UK supermarkets reject 'wasted food' report claims

 
Wasted food in a bin The report said half the food bought in Europe and the US ended up in the bin

Related Stories

Britain's biggest supermarkets have been defending their practices after a report suggested that up to half of the world's food is thrown away.

The Institution of Mechanical Engineers said the waste was being caused by poor storage, strict sell-by dates, bulk offers and consumer fussiness.

The British Retail Consortium said supermarkets have "adopted a range of approaches" to combat waste.

They also lobbied the EU to relax laws stopping the sale of misshaped produce.

According to the report - Global Food; Waste Not, Want Not - from the UK-based institution, as much as half of the world's food, amounting to two billion tonnes worth, is wasted.

Its study claims that up to 30% of vegetables in the UK were not harvested because of their physical appearance.

'Waste of resources'

The report said that between 30% and 50% of the four billion tonnes of food produced around the world each year went to waste.

It suggested that half the food bought in Europe and the US was thrown away.

Dr Tim Fox, head of energy and environment at the Institution of Mechanical Engineers, said: "The amount of food wasted and lost around the world is staggering. This is food that could be used to feed the world's growing population - as well as those in hunger today.

Food waste is a subject that people get very incensed about. But this report, while re-iterating the scale of the problem, doesn't really advance the story.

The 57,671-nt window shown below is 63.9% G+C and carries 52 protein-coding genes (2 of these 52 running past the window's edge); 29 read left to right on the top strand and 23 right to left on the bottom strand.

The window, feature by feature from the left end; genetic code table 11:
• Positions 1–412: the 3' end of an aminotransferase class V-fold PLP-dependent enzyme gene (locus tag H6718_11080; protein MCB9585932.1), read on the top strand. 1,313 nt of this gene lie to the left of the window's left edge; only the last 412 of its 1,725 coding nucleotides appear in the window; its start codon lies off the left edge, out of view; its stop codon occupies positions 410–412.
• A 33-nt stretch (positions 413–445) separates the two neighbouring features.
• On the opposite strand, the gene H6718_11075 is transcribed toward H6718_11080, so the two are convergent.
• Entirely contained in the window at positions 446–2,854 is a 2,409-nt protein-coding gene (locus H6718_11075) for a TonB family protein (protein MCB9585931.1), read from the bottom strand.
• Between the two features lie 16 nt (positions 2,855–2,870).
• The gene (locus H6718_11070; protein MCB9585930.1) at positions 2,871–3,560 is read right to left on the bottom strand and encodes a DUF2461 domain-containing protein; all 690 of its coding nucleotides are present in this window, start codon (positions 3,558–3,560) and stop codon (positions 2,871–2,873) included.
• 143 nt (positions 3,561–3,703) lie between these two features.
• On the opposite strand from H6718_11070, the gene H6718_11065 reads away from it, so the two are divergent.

The Institution of Mechanical Engineers review draws heavily on work carried out over a number of years for the Food and Agriculture Organisation of UN. However one expert in the field suggested that there was no absolutely reliable global data on the level of waste.

One of the boldest claims in the report is that "30% of the UK vegetable crop is never harvested."

It suggests that farmers are leaving vegetables in the ground because they don't meet the supermarket standards required. The research on which that claim is based is from 2008 and only looks at potatoes. It concludes that 6% is lost at field level while 22% is either thrown away or diverted to other markets during processing.

The headline claim that up to 50% of all food is thrown away really depends on your definitions, one researcher told me. At least a difference should be made between food losses and food waste.

"It is also an unnecessary waste of the land, water and energy resources that were used in the production, processing and distribution of this food.

"The reasons for this situation range from poor engineering and agricultural practices, inadequate transport and storage infrastructure through to supermarkets demanding cosmetically perfect foodstuffs and encouraging consumers to overbuy through buy-one-get-one-free offers."